Back in 1998, Idaho officials created a master plan to restore The Capitol building. Though the Idaho State Capitol Building is magnificent, it had begun to fade with age. The interior restoration work would include: to restore and refinish windows, repair marble flooring, repair decorative plaster, restore wood floors, refinish wood doors and restore hardware, upgrade electrical, complete smoke and fire detection system, improve exterior lighting, add emergency power generator, and to install an accessible elevator. The legislature initially provided ($120 thousand) for the project and selected CSHQA as the developer. In 2000, The master plan was completed and it would cost a total of about $64 million.[2] They called this plan Phase I in which they expected to accomplish the exterior masonry repairs. In 2001, the legislature issued a one-time appropriation of $32 million and then would cause the government to issue bonds to the other half of the project. From 2002-2003 builders worked on Phase II of the project which involved exterior capital repairs and $1.5 million was issued to further fund the project. A few years later in 2005, a hope for the renewal of interior restoration sparked due to the cigarette tax that brought in funds to help pay for the remodel and restoration expenses that approximately totaled $20 million. From 2006-2010 authorization is given to finance two 2-story underground wings that would cost about $130 million. After the economy took a turn for the worse, Governor Otter compromised to only have two 1-story underground wings. After this compromise was reached building continued up until 2010 when both interior and exterior renovations were finished.

Scagliola[edit]

During the remodel of the capitol building, Randy Schaffer become one of the head plaster models. Randy specialized in lightweight concrete. Randy picked up the secret renaissances art of scagliola, or forming plaster to look like marble. Scagliola is a composite substance made from selenite, glue and natural pigments, imitating marble and other hard stones. Making scagliola is a laborious 15 step process which will have you starting all over with a single mistake. During its construction the Idaho state capitol’s architects used a combination of white marble and matching scagliola to create the “Capitol of Light” (the materials would literally glow in natural light into the rotunda). Randy had previously worked on the capitol on the attorney general’s office after a fire in 1992.

Capitol art[edit]

"Winged Victory": the statue is a plaster replica of the original marble statue of Nike of Samothrace. The original statue was found on the island of Samothrace, Greece in 1863 by a French explorer. The statue shows evidence of having Greek realism and dramatic features showing that is Hellenistic art. The statue was given to the United States as a gift from France after America freed France from Nazi control during World War II. The gift was chosen to reside in the Boise Capitol, and it arrived February 22, 1949.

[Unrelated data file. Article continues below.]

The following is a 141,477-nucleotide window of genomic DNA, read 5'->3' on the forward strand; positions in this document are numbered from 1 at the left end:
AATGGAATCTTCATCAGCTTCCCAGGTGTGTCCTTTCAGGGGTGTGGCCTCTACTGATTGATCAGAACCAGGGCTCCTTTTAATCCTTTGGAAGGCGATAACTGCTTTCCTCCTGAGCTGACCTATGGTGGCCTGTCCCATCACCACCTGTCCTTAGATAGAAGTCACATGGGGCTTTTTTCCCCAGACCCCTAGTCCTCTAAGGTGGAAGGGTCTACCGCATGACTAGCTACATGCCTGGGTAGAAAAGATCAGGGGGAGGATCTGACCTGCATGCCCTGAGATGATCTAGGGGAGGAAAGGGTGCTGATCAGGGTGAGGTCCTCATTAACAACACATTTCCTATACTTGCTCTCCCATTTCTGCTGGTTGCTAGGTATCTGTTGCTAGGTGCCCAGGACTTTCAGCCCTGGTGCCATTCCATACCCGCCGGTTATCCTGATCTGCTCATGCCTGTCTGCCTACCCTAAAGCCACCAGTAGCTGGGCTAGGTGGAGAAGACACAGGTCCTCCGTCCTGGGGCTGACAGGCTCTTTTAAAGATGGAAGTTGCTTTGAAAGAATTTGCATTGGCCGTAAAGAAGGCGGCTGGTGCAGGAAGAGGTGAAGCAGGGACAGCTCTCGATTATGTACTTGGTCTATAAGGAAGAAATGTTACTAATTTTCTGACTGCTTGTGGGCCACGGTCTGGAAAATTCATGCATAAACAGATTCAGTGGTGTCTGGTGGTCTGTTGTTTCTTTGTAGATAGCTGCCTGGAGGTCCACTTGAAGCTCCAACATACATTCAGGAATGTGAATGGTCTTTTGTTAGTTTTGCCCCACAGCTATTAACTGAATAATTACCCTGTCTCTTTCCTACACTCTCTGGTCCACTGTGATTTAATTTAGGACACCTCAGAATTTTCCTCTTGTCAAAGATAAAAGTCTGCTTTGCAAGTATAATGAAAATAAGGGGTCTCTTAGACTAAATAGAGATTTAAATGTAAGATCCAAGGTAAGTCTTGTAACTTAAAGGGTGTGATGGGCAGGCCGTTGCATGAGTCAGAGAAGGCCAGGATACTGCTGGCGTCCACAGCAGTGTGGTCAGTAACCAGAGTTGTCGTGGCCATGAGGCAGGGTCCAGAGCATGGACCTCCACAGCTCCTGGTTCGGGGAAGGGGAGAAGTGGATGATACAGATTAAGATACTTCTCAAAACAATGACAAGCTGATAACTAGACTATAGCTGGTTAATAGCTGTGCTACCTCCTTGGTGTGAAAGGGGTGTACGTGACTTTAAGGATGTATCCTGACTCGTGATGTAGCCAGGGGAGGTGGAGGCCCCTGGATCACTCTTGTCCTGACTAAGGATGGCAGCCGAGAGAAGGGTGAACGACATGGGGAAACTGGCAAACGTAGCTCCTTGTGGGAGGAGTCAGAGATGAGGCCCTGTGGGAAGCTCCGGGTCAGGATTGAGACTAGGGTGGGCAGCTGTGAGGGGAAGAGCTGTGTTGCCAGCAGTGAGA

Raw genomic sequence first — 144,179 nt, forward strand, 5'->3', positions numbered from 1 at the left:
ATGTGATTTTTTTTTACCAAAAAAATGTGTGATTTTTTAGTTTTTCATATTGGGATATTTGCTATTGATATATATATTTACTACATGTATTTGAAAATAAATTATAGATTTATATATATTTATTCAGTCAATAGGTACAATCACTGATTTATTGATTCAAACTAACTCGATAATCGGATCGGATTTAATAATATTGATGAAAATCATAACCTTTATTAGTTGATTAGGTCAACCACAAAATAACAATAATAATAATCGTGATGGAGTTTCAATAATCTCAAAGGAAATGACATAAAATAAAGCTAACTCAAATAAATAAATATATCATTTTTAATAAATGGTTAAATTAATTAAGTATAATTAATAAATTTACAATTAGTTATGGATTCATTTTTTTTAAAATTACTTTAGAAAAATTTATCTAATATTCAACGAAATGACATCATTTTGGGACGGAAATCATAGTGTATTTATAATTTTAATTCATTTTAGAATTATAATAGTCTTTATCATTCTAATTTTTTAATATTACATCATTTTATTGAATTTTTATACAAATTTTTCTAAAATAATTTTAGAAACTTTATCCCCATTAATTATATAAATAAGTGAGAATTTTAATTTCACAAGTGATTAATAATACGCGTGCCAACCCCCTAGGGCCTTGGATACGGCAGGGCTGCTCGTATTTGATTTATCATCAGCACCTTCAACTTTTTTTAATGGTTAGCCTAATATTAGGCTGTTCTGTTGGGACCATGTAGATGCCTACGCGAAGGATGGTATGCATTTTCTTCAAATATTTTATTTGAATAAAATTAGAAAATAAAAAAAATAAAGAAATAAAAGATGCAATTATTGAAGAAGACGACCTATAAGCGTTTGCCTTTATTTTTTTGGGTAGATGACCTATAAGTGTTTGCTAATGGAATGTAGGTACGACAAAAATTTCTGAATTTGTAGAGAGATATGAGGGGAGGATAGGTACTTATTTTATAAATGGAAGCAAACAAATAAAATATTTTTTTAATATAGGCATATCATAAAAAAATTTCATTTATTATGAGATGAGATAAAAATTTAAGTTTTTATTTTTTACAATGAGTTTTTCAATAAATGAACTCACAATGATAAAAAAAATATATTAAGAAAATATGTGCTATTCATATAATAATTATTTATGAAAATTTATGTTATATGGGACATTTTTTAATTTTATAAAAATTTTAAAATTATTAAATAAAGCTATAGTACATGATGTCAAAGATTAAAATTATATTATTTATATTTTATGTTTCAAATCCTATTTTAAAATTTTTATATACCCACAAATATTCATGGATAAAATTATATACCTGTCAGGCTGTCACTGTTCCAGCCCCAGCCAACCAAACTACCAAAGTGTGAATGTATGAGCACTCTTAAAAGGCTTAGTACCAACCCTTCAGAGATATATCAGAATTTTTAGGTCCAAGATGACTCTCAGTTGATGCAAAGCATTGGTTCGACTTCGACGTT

"Statue head of Terry Shadduck": the statue head is created out of bronze and black stone. Terry was a well respected author, historian, civil servant and political activist in Idaho. Terry served the staff of several different Idaho Republicans, including several governors. In 1958 Terry was elected to position of secretary of commerce and development she was the first women ever to hold this office. The statue was created to honor and respect Terry for the dedication and passion she had towards Idaho and its politics. The statue was made out of bronze and black stone. Terry died in 2008 at the age of 92.

Attractions[edit]

Attractions in the new building consist of the Golden Statue of George Washington and information about the historic trees that surround the capitol building. The Golden Statue of George Washington was carved by Charles Osner in 1869 from white pine, which is the state tree of Idaho. He did all of his work by candlelight and it took him 4 years to finish. Another popular statue that resides next to The George Washington Statue is the Winged Victory of Samothrace which was sculpted around 350 B.C. on an island in the Aegean Sea. It was rediscovered in 1863 and Idaho received the replica in 1940 from the people of France following World War II. Next, the capitol building has many historic trees that surround the premises. Presidents Benjamin Harrison, Teddy Roosevelt and William Taft planted trees on the property; Harrison planted a Water Oak, Roosevelt planted a Sugar Maple in 1903, and Taft planted the Ohio Buckeye in 1911.

Details of the Capitol building[edit]

Idahoans tour their rededicated Capitol.

There are underground tunnels beneath the capitol mall connecting the Capitol Building to the Supreme Court building and other government buildings. Used daily by government employees, these tunnels are not accessible to the public, and can serve as bomb shelters to protect the Governor and other public servants. The Capitol Building also has a special parking stall next to the main entrance stairway which is reserved for the governor's personal car. His vehicle bears the Idaho license plate number 1.

The large bell directly in front of the Capitol Building is a scale replica of the Liberty Bell (uncracked). Pedestrians can ring the bell. The elevator on the east side of the rotunda could once be stopped between floors by forcing the doors open to view the walls of this elevator shaft that have been signed by hundreds of House and Senate pages over the years, as well as elected representatives. The only meeting rooms in the building where the public is never welcome are the caucus chambers and the Senators' and Representatives' lounges.

Twenty portraits of Idaho territorial and state Governors painted by artist Herbert A. Collins in 1911 are on display.

The pillars in the main lobby area are not made of marble, but are rather a notable example of scagliola.[3]

See also[edit]

Notes[edit]

Book references[edit]

  • Images of America, Boise by Frank Thomason
  • Boise, Idaho 1882-1910 Prosperity in Isolation by Carol Lynn MacGregor
  • Historic Boise by Arthur A. Hart

External links[edit]

Media related to Idaho State Capitol at Wikimedia Commons